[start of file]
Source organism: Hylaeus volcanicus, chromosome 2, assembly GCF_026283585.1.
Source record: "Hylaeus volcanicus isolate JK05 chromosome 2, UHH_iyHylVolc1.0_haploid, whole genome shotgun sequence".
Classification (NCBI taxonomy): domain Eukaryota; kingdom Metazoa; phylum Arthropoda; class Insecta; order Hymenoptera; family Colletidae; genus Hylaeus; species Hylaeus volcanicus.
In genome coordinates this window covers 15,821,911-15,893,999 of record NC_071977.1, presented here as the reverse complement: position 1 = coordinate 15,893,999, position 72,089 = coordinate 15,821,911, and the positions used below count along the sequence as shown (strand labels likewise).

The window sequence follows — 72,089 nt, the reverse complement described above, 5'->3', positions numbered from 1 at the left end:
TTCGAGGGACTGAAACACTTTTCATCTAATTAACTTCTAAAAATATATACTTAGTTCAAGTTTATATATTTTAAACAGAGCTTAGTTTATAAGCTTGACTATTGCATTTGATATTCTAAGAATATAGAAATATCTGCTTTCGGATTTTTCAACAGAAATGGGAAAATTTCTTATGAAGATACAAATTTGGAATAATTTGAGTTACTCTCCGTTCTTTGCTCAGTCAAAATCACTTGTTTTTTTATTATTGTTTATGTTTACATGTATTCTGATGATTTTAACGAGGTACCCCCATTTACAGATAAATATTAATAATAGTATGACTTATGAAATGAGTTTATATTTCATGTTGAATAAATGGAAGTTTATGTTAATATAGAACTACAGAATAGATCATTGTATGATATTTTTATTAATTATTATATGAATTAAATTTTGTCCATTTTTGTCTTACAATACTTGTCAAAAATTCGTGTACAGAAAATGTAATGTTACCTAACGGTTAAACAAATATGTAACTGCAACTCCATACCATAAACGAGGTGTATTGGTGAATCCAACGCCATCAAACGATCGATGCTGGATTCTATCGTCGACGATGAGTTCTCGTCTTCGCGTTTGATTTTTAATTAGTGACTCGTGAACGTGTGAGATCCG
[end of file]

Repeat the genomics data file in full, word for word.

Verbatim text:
Source organism: Hylaeus volcanicus, chromosome 2, assembly GCF_026283585.1.
Source record: "Hylaeus volcanicus isolate JK05 chromosome 2, UHH_iyHylVolc1.0_haploid, whole genome shotgun sequence".
Classification (NCBI taxonomy): domain Eukaryota; kingdom Metazoa; phylum Arthropoda; class Insecta; order Hymenoptera; family Colletidae; genus Hylaeus; species Hylaeus volcanicus.
In genome coordinates this window covers 15,821,911-15,893,999 of record NC_071977.1, presented here as the reverse complement: position 1 = coordinate 15,893,999, position 72,089 = coordinate 15,821,911, and the positions used below count along the sequence as shown (strand labels likewise).

The window sequence follows — 72,089 nt, the reverse complement described above, 5'->3', positions numbered from 1 at the left end:
TTCGAGGGACTGAAACACTTTTCATCTAATTAACTTCTAAAAATATATACTTAGTTCAAGTTTATATATTTTAAACAGAGCTTAGTTTATAAGCTTGACTATTGCATTTGATATTCTAAGAATATAGAAATATCTGCTTTCGGATTTTTCAACAGAAATGGGAAAATTTCTTATGAAGATACAAATTTGGAATAATTTGAGTTACTCTCCGTTCTTTGCTCAGTCAAAATCACTTGTTTTTTTATTATTGTTTATGTTTACATGTATTCTGATGATTTTAACGAGGTACCCCCATTTACAGATAAATATTAATAATAGTATGACTTATGAAATGAGTTTATATTTCATGTTGAATAAATGGAAGTTTATGTTAATATAGAACTACAGAATAGATCATTGTATGATATTTTTATTAATTATTATATGAATTAAATTTTGTCCATTTTTGTCTTACAATACTTGTCAAAAATTCGTGTACAGAAAATGTAATGTTACCTAACGGTTAAACAAATATGTAACTGCAACTCCATACCATAAACGAGGTGTATTGGTGAATCCAACGCCATCAAACGATCGATGCTGGATTCTATCGTCGACGATGAGTTCTCGTCTTCGCGTTTGATTTTTAATTAGTGACTCGTGAACGTGTGAGATCCG